Where on earth did we get the notion that “efficiency” is a Christian virtue? There’s a place for it, of course, and there’s no virtue in inefficiency for its own sake. But you’d have a very hard time getting from the teaching of Jesus and the life of the early church to an advocacy for efficiency.
For example, what is Jesus teaching about evangelism? It’s like this he says. A farmer went out to sow seed… What characterizes the sower is inefficiency. He scatters everywhere, without thought to what will ‘work’. And who is ‘the greatest’ in the Kingdom of God? Not the one who is best able to get things done. A child. The least and lowest. What does Jesus tell the rich man who wants to follow him? Not ‘invest what you have wisely so that we can make sensible use of the resources you bring’. He says, “Go and sell all you have and give the money to the poor…THEN come and follow me”. And don’t forget those parables in which Jesus pictures the pattern of God’s love. You know the ones, about things that are lost. A man with 100 sheep loses one, and then leaves the 99 and to pick up the missing one. A father with two sons, one of whom is dutiful and does all that he should, the other who is a scoundrel and a waster. The father loves the second as much as the first. Where’s the efficiency in that. A vineyard owner hires people throughout the day, and in the end pays all a day’s wages. fair? Efficient? Certainly not! Then there’s the woman who is commended for wasting a jar of expensive perfume in a single act of extravagant worship.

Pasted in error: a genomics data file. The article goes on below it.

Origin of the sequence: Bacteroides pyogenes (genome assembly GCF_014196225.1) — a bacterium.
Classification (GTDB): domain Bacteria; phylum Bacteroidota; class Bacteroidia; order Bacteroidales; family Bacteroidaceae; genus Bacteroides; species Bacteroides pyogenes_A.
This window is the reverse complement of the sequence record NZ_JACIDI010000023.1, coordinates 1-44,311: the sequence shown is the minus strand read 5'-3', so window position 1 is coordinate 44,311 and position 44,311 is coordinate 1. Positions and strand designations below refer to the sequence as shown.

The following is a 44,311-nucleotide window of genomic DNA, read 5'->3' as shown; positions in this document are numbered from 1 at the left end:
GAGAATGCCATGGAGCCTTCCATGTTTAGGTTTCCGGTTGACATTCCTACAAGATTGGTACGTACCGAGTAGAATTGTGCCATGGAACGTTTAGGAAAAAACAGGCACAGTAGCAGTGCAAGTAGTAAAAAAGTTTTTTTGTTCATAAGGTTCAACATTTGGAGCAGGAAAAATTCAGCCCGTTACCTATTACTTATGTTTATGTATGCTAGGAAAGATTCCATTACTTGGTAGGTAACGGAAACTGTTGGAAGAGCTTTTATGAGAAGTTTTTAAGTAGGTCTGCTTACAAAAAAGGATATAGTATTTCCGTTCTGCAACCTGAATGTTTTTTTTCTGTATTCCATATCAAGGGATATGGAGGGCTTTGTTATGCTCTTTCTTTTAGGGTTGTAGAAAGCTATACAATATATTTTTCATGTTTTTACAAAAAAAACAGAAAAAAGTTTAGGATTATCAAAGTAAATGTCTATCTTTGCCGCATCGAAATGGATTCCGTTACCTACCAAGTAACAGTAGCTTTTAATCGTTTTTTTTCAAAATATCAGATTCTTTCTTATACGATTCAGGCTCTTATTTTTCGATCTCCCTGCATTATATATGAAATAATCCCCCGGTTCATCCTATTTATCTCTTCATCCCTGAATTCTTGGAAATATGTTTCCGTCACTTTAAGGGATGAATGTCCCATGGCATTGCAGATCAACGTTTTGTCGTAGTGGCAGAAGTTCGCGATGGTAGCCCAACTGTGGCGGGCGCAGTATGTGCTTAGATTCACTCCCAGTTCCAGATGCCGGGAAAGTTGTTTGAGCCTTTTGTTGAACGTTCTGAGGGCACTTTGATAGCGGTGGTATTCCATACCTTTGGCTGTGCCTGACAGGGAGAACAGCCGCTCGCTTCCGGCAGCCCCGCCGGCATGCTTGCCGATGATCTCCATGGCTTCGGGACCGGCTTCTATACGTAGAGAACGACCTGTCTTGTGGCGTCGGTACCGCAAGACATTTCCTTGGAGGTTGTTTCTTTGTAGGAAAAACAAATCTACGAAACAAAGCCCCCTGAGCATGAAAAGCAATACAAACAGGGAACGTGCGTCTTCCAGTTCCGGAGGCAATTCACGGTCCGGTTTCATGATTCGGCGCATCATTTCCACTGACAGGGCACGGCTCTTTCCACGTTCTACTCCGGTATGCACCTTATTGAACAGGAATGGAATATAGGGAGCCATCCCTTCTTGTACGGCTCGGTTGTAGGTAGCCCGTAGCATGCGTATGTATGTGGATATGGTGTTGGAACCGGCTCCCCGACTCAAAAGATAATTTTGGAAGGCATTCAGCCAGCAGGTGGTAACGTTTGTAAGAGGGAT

And when the apostles are looking for a replacement for Judas, they start on the right track, drawing up a shortlist of people. But then they forget all about proper ‘human resources’ procedures and draw lots for who should get the job!
‘Management’ has a place. It does. But its role is servant of the church, not master. The techniques and insights it offers can be useful, but they are not value-free and beyond theological critique.